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Optimal Protein Intake And Meal Frequency To Support Maximal Protein Synthesis and Muscle Mass

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Optimal Protein Intake And Meal Frequency To Support Maximal Protein Synthesis and Muscle Mass

  1. 1. Optimal protein intake and meal frequency to support maximal protein synthesis and muscle mass. Layne Norton, B.S. Division of Nutritional Sciences University of Illinois
  2. 2. Overview <ul><li>Background </li></ul><ul><li>Determining optimal protein intake </li></ul><ul><li>Optimal Frequency </li></ul><ul><li>Refractory Phenomenon </li></ul><ul><li>Future Research </li></ul>
  3. 3. Background <ul><li>High protein diets are popular amongst athletes and bodybuilders </li></ul><ul><ul><li>Purported to have various beneficial effects </li></ul></ul><ul><ul><ul><li>Increase muscle mass </li></ul></ul></ul><ul><ul><ul><li>Decrease bodyfat </li></ul></ul></ul><ul><ul><ul><li>Improve exercise performance and recovery </li></ul></ul></ul>
  4. 4. <ul><li>Current RDA is 0.8g/kg for protein intake. </li></ul><ul><li>Current recommendations are based on based on minimum needs to achieve short-term nitrogen balance </li></ul><ul><ul><li>Often do not control for protein distribution, protein source, and are often not applicable to meal feeding. </li></ul></ul><ul><li>Empirical evidence suggests many trainers and coaches frequently recommend amounts that are 2-4g/kg or even greater. </li></ul><ul><li>How do we define optimal protein intakes to maximize muscle mass? </li></ul>Background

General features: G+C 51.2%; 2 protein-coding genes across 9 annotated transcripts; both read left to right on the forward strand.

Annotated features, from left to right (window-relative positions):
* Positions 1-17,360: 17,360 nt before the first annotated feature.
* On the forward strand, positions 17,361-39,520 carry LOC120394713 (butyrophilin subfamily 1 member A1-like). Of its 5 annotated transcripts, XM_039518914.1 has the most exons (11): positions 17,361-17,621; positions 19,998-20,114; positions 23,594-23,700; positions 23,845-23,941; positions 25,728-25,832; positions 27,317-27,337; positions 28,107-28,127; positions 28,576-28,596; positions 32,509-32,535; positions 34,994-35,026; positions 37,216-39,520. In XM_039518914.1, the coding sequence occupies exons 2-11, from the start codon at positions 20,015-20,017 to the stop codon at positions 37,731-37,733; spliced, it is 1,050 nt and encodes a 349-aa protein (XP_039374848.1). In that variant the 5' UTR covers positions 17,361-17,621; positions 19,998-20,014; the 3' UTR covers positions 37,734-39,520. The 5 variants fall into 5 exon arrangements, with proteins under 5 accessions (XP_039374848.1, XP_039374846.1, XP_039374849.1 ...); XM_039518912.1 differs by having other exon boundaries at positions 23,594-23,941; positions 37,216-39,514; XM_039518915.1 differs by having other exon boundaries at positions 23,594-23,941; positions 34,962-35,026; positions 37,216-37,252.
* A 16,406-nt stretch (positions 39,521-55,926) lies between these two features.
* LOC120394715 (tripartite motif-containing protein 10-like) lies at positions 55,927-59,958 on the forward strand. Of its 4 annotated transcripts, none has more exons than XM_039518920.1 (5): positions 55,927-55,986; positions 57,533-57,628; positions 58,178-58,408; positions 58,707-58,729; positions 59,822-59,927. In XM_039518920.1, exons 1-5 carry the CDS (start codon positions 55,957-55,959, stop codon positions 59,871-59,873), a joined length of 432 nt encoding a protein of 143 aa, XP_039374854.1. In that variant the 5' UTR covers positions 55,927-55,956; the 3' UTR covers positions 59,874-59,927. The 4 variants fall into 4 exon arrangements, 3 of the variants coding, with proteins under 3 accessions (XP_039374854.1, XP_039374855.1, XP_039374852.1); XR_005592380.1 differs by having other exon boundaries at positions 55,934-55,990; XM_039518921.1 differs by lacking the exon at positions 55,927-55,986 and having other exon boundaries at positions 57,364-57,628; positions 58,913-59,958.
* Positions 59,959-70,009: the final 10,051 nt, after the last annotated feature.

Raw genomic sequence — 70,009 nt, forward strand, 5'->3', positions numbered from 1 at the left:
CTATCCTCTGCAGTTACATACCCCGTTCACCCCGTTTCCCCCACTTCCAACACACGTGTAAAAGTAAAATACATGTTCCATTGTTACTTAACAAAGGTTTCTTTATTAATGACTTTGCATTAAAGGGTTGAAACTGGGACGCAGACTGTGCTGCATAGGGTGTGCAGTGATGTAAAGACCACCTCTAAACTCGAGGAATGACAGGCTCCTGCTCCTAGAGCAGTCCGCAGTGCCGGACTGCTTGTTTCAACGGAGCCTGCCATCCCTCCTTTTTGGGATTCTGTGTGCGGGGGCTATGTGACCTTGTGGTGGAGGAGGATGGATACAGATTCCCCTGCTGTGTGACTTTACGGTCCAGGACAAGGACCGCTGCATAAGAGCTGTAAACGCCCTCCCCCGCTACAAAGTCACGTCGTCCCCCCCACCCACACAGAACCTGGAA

5. 5. Determining Optimal Intake <ul><li>Determine optimal protein intake at individual meals to maximize protein synthesis (MPS) </li></ul><ul><li>Determine optimal frequency of meal intake </li></ul><ul><li>These variables will dictate total protein intake </li></ul><ul><ul><li>Specific meal recommendations are likely more beneficial than daily recommendations </li></ul></ul><ul><ul><ul><li>MPS is regulated from meal to meal, not day to day. </li></ul></ul></ul>
  6. 6. Leucine in regulation of protein synthesis <ul><li>Leucine (leu) has been shown to stimulate protein synthesis and translation initiation to the same extent as a complete meal and is likely the major amino acid responsible for the anabolic effects of a meal (1). </li></ul>mTOR (+) [Leucine] p70S6K (+) 4E-BP1-eIF4E eIF4E eIF4G (+) eIF4E-eIF4G (+) Protein Synthesis (+)
  7. 7. <ul><li>Possible that activating and maximizing MPS is dependant upon achieving a specific post-prandial concentration of leu in the plasma. </li></ul><ul><li>A certain amount of dietary leu is required to increase plasma leu levels and activate mTOR signaling and MPS. </li></ul><ul><li>What level of dietary leu at a meal is required to maximize this response? </li></ul>Plasma Leucine (µM) * FSR (%/day) *unpublished data *
  8. 8. <ul><li>Padden-Jones et al. showed that administration of an essential amino acid (EAA) solution containing 2.8g leu increased MPS by ~60% in adult humans (2). </li></ul><ul><li>Tipton et al. demonstrated that amino acid solutions containing 4.4g and 8.3g leu stimulate MPS similarly (50-70% increase) in adults (3). </li></ul><ul><ul><li>It is likely ~3-4g leucine (~0.045-0.06 g/kg) will maximize MPS at a meal in adults. </li></ul></ul>Combined data sets % Increase from controls
  9. 9. Leucine content of various protein sources Protein Source Leu % of total protein) Amount of protein from source to reach 3-4g Leucine Amount of food source required Whey Protein Isolate 12.0% 25-33g 27-36g Milk Protein Isolate 9.8% 31-41g 34-46g Casein 9.3% 32-43g variable depending upon casein powder type Egg 8.6% 35-47g 280-376g or approx 4.5-6.5 large whole eggs Fish 8.1% 38-50g 158-208g Beef 8.0% 38-51g 126-170g Pork 8.0% 38-51g 133-179g Chicken 7.5% 41-54g 132-174g Wheat 6.8% 44-59g 440-590g or 15-20 slices of bread